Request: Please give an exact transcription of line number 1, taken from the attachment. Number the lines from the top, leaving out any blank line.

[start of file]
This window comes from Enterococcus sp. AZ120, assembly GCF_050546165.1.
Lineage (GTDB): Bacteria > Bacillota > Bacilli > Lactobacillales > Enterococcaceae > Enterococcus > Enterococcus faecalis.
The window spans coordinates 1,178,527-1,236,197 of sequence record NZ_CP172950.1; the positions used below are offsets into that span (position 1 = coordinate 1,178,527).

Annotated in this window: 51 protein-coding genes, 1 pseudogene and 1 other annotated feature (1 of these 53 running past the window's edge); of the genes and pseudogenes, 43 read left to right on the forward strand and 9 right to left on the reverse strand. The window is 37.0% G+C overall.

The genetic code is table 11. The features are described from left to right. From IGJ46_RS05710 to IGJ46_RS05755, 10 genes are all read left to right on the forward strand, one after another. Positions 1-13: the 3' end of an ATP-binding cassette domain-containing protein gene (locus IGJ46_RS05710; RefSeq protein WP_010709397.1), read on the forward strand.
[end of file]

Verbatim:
This window comes from Enterococcus sp. AZ120, assembly GCF_050546165.1.